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Android

Android Leftovers

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Android
  • Android Things exits beta with OTA goodies and licensing restrictions

    Google released Android Things 1.0 with new ARM-based production platforms and a surprise gift: three free years of OTA support. But commercial production over 100 units requires a licensing deal.

    A year and a half after Google announced that its stripped down, IoT-oriented Brillo version of Android was being recast as Android Things, the platform has emerged from Developer Preview as Android Things 1.0. The good news is that Google is offering customers free automated updates for three years, which should save money while improving security and reliability. The bad news is that Android Things is more proprietary than the mostly open source Android.

  • 22 Best Android P Features: What’s New In The Latest Version?

    Google I/O 2018 brought Android P Beta which unveiled several new features in its latest mobile OS, Android P.

    While the name of Android version 9.0 still remains a mystery, we got to see a bunch of cool and exciting features. This year Google is focused on making our digital lives more calm and organized through Android P.

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  • Android P SELinux Rules to Finally Block Apps from Monitoring Network Activity

Four Android Things production boards span Cortex-A7, -A35, and -A53

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Android

Google unveiled four ARM-based production boards for Android Things 1.0: Innocomm’s i.MX8M based WB10-AT, Intrinsyc’s Open-Q 212A and Open-Q 624A, based on the Snapdragon 212 and 634, respectively, and the MediaTek MT8516.

Earlier this week, Google released Android Things 1.0 and announced several consumer products that will ship in the coming months based on the stripped-down, IoT-oriented Android variant. Google also showed off four official production platforms.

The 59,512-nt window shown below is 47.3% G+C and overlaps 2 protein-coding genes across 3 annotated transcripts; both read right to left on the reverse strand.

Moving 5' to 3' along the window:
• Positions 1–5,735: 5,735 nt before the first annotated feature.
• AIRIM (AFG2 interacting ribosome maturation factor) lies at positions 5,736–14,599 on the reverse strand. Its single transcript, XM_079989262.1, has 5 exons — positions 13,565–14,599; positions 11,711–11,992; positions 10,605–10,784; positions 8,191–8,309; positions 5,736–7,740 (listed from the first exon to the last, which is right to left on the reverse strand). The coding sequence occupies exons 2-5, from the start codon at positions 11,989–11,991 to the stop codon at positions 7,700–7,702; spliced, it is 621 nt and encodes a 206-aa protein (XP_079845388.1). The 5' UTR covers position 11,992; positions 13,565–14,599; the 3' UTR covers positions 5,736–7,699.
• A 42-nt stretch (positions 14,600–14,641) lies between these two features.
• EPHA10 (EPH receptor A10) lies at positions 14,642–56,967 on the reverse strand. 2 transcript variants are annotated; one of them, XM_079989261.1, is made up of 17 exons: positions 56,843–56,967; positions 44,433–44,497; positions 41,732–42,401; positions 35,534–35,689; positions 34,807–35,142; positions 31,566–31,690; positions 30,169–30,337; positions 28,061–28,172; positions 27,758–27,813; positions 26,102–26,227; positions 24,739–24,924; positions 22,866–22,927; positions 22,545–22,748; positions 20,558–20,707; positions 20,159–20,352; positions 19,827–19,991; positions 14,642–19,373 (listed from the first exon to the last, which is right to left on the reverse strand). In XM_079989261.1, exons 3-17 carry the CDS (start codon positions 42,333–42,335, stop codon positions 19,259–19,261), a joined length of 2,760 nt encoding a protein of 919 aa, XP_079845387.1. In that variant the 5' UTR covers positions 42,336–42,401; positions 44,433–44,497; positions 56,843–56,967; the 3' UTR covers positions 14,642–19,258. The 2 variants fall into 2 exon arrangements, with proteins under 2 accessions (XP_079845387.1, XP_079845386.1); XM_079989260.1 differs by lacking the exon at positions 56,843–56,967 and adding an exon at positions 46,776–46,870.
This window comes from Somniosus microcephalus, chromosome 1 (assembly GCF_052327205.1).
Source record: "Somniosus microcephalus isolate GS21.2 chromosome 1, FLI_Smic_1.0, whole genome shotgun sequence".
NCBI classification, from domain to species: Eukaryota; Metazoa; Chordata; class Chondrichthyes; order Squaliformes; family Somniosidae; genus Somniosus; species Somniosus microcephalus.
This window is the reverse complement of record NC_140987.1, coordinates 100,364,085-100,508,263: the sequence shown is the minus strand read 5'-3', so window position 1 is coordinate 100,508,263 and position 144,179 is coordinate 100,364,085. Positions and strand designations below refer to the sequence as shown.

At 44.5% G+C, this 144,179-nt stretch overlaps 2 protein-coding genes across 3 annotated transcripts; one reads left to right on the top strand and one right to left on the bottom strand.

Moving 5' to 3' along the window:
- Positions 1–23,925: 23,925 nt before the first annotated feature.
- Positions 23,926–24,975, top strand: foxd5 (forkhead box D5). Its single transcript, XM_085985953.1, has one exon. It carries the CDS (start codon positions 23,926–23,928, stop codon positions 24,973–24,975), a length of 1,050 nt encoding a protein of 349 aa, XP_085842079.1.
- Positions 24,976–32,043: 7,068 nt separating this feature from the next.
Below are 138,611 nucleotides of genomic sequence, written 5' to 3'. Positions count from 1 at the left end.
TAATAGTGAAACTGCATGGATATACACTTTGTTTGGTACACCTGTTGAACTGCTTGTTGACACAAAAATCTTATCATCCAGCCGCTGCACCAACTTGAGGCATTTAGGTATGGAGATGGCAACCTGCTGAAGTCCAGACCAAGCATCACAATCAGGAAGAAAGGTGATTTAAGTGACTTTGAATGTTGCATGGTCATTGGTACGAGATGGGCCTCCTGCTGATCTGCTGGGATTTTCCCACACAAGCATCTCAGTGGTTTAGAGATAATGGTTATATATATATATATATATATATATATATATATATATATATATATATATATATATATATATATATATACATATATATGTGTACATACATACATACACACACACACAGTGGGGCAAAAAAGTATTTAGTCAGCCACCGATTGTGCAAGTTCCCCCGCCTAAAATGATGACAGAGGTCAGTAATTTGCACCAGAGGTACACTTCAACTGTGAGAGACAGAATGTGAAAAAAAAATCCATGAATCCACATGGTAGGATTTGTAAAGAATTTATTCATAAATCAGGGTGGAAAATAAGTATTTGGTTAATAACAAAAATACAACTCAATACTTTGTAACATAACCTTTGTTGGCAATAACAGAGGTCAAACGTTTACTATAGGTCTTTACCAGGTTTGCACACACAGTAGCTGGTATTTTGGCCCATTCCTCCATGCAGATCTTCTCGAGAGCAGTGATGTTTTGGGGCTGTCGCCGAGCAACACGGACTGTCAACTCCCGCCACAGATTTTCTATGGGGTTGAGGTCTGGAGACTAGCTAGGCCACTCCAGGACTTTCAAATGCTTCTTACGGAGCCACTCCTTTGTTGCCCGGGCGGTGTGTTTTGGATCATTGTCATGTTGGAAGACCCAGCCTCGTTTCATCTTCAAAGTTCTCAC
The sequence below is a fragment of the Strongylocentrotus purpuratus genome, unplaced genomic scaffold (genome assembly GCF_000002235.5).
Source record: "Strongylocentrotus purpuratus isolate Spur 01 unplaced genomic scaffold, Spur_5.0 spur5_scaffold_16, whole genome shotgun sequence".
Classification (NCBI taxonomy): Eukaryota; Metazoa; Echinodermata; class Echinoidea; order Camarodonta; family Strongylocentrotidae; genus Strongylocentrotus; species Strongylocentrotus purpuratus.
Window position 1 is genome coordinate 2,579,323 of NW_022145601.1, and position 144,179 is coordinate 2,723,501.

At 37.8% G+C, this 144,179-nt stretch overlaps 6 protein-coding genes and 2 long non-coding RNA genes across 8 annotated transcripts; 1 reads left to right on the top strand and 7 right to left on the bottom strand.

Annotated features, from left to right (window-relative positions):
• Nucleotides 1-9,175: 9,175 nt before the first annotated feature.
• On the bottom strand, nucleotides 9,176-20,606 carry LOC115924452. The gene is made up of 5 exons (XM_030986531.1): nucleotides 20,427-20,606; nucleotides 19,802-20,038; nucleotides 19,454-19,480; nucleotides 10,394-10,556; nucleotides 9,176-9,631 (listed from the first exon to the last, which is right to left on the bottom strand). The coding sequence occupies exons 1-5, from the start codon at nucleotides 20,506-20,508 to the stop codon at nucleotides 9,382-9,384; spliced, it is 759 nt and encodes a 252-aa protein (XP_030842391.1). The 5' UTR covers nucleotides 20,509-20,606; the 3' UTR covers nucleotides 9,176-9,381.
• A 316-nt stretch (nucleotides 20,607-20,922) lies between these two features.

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More in Tux Machines

GNU/Linux: Parrot 4.0, Oregan, Containers and Linux 4.18 Plans

  • Parrot 4.0 is out
    Parrot 4.0 has been released. Parrot is a security-oriented distribution aimed at penetration tests and digital forensics analysis, with additional tools to preserve privacy.
  • Parrot 4.0 release notes
  • Oregan launches SparQ middleware for Linux and Android TV
    Oregan said that the open standards-based offering resolves the differences between the current security and performance requirements of modern-day TV services and the hardware capabilities of STBs that were deployed up to a decade ago.
  • Linux app support coming to older Chrome OS devices
    Linux apps on Chrome OS is one of the biggest developments for the OS since Android apps. Previous reports stated Chromebooks with certain kernel versions would be left in the dust, but the Chrome OS developers have older devices on the roadmap, too. When Google first broke silence on Linux app functionality, it was understood that Linux kernel 4.4 was required to run apps due to dependencies on newer kernel modules. Thanks to an issue found on Chromium’s public bugtracker, we have confirmation that containers won’t be limited to the handful of Chrome OS devices released with kernel 4.4.
  • Looking Ahead To The Linux 4.18 Kernel
    There still are several weeks to go until the Linux 4.17 kernel will be officially released and for that to initiate the Linux 4.18 merge window, but we already know some of the features coming to this next kernel cycle as well as an idea for some other work that may potentially land.

Red Hat and Fedora Leftovers

Security Bugs and FUD

Canonical founder Mark Shuttleworth takes aim at VMware and Red Hat at OpenStack Summit

“Google, IBM, Microsoft [are] all investing and innovating to drive down the cost of infrastructure. Every single one of those companies engages with Canonical to deliver public services,” he said. “Not one of them engages with VMware to offer those public services – they can’t afford to. Clearly they have the cash, but they have to compete – and so does your private cloud.” To capitalise on this trend, the firm is in the throes of rolling out a migration service to help users shift from VMware to a “fully managed” version of Canonical’s Ubuntu OpenStack distribution, which Shuttleworth said costs half as much to run. “When we take out VMware, and displace VMware, we are regularly told that a fully managed OpenStack solution costs half of the equivalent VMware estate [to run],” he added. Read more